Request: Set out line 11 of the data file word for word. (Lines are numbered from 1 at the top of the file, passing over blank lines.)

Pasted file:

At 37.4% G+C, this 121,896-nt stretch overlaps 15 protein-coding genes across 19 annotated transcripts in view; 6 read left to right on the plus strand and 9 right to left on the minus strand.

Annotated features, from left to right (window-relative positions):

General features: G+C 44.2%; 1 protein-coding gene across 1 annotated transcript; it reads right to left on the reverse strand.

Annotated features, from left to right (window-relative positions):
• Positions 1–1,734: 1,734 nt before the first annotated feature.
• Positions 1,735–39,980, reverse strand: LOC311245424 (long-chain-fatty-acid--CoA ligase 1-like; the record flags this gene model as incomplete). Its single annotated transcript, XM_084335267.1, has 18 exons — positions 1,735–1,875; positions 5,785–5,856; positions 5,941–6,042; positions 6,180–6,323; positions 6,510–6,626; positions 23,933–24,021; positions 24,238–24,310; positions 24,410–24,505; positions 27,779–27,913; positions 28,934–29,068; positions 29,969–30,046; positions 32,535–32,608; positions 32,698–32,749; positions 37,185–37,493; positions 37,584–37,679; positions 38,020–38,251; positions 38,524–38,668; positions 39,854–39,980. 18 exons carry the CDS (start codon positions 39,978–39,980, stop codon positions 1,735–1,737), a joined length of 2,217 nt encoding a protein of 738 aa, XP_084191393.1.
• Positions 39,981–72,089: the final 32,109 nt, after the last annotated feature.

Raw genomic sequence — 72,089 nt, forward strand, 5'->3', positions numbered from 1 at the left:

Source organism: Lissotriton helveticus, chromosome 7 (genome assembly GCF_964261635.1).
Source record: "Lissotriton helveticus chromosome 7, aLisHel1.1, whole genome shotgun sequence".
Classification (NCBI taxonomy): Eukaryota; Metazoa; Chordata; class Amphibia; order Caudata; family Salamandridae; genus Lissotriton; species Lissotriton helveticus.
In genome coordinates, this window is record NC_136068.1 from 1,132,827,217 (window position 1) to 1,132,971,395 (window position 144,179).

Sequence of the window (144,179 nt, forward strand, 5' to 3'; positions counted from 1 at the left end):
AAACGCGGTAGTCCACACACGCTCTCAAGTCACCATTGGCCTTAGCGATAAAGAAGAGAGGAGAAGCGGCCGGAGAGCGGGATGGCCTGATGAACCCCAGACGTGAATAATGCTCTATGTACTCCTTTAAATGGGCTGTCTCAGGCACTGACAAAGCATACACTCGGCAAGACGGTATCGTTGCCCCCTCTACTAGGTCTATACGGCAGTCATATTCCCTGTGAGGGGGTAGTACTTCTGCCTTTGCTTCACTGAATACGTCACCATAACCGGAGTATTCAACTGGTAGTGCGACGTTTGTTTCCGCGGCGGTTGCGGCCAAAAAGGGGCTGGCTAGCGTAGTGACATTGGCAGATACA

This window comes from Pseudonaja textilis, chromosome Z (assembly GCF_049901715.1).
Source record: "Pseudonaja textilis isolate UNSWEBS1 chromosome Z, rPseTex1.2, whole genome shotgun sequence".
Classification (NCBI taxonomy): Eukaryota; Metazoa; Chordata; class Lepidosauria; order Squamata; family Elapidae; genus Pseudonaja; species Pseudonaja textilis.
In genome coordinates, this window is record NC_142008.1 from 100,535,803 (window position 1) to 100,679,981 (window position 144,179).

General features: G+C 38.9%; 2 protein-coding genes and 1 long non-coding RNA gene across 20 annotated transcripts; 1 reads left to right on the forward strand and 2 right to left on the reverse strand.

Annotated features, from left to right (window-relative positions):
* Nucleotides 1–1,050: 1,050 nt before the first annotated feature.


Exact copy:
Classification (NCBI taxonomy): Eukaryota; Metazoa; Chordata; class Amphibia; order Caudata; family Salamandridae; genus Lissotriton; species Lissotriton helveticus.